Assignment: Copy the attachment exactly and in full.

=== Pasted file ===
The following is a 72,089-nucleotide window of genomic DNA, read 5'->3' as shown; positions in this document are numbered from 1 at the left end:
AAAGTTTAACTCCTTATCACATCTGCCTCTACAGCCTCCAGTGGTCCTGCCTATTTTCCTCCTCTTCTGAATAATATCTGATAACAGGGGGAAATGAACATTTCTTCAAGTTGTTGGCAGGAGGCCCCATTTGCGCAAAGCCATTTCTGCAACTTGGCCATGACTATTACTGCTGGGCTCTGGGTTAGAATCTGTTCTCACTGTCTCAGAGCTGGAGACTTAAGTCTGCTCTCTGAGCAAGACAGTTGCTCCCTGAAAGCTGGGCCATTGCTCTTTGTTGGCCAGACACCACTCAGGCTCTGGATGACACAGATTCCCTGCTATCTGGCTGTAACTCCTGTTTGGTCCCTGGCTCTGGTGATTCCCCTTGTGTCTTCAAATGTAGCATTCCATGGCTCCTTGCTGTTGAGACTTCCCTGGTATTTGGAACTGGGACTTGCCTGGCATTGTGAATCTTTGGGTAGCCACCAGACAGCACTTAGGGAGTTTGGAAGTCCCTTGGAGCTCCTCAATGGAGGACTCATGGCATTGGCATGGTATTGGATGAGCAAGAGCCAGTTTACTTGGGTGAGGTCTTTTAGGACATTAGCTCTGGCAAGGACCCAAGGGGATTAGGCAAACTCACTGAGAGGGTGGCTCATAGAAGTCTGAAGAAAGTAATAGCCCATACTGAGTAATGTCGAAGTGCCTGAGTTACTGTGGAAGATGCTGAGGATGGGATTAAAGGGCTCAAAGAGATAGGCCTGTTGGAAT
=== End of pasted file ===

The following is a 72,089-nucleotide window of genomic DNA, read 5'->3' as shown; positions in this document are numbered from 1 at the left end:
AAAGTTTAACTCCTTATCACATCTGCCTCTACAGCCTCCAGTGGTCCTGCCTATTTTCCTCCTCTTCTGAATAATATCTGATAACAGGGGGAAATGAACATTTCTTCAAGTTGTTGGCAGGAGGCCCCATTTGCGCAAAGCCATTTCTGCAACTTGGCCATGACTATTACTGCTGGGCTCTGGGTTAGAATCTGTTCTCACTGTCTCAGAGCTGGAGACTTAAGTCTGCTCTCTGAGCAAGACAGTTGCTCCCTGAAAGCTGGGCCATTGCTCTTTGTTGGCCAGACACCACTCAGGCTCTGGATGACACAGATTCCCTGCTATCTGGCTGTAACTCCTGTTTGGTCCCTGGCTCTGGTGATTCCCCTTGTGTCTTCAAATGTAGCATTCCATGGCTCCTTGCTGTTGAGACTTCCCTGGTATTTGGAACTGGGACTTGCCTGGCATTGTGAATCTTTGGGTAGCCACCAGACAGCACTTAGGGAGTTTGGAAGTCCCTTGGAGCTCCTCAATGGAGGACTCATGGCATTGGCATGGTATTGGATGAGCAAGAGCCAGTTTACTTGGGTGAGGTCTTTTAGGACATTAGCTCTGGCAAGGACCCAAGGGGATTAGGCAAACTCACTGAGAGGGTGGCTCATAGAAGTCTGAAGAAAGTAATAGCCCATACTGAGTAATGTCGAAGTGCCTGAGTTACTGTGGAAGATGCTGAGGATGGGATTAAAGGGCTCAAAGAGATAGGCCTGTTGGAAT